Why USSR Did Not Put a Man on the Moon – The Secret Soviet Moon Rocket

If you’d been a betting person from the mid 1950’s to 1960’s, you would have probably thought the Soviet Union had a very good chance of beating the USA in the race to the moon. After all, It was the Soviet Union who stunned the world with the launch of Sputnik, the first satellite ever.

On October 4, 1957, the USSR put into orbit a tiny sphere with a radio transmitter that beeped its way into history. It seemed they had a head start, so why didn’t the Soviet Union beat the USA to the moon?

History changed on October 4, 1957, when the Soviet Union successfully launched Sputnik I. The world’s first artificial satellite was about the size of a beach ball (58 cm.or 22.8 inches in diameter), weighed only 83.6 kg. or 183.9 pounds, and took about 98 minutes to orbit the Earth on its elliptical path.
That launch ushered in new political, military, technological, and scientific developments. While the Sputnik launch was a single event, it marked the start of the space age and the space race between the Soviets and the US. Click NEXT to find out what went wrong for the Soviets.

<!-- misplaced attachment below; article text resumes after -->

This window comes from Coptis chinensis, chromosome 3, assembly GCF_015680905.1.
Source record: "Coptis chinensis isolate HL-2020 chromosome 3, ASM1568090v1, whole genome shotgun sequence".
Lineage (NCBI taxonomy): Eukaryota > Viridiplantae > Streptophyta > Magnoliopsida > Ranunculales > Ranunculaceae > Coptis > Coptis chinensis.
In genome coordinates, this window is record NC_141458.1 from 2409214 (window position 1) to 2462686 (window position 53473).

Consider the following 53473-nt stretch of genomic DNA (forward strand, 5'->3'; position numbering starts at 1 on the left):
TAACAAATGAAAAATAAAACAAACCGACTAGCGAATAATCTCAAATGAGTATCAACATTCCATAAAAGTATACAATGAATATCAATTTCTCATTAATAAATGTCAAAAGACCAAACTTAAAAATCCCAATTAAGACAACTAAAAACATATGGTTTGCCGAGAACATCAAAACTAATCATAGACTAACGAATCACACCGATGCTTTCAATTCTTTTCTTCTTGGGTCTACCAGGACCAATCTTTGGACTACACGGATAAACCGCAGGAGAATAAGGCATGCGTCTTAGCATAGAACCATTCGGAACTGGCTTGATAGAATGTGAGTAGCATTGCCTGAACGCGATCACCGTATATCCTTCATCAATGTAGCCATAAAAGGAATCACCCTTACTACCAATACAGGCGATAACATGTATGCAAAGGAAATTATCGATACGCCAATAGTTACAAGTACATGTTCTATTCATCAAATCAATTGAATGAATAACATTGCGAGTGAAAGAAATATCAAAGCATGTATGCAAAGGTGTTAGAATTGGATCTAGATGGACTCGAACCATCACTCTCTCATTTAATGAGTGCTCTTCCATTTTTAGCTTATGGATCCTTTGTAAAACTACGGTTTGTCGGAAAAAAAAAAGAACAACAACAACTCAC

After Sputnik, the Soviets successfully launched Luna 3 in 1959 as part of the Luna program. It was the first-ever mission to photograph the far side of the Moon and the third Soviet space probe to be sent to the neighborhood of the Moon.
Though it returned rather poor pictures by later standards, the historic, never-before-seen views of the far side of the Moon caused excitement and interest when they were published around the world.

By 1961, the USSR put the first man into space. Soviet pilot and cosmonaut, Yuri Alekseyevich Gagarin, became the first human to journey into outer space when his Vostok 1 spacecraft completed one orbit of the Earth on 12 April 1961.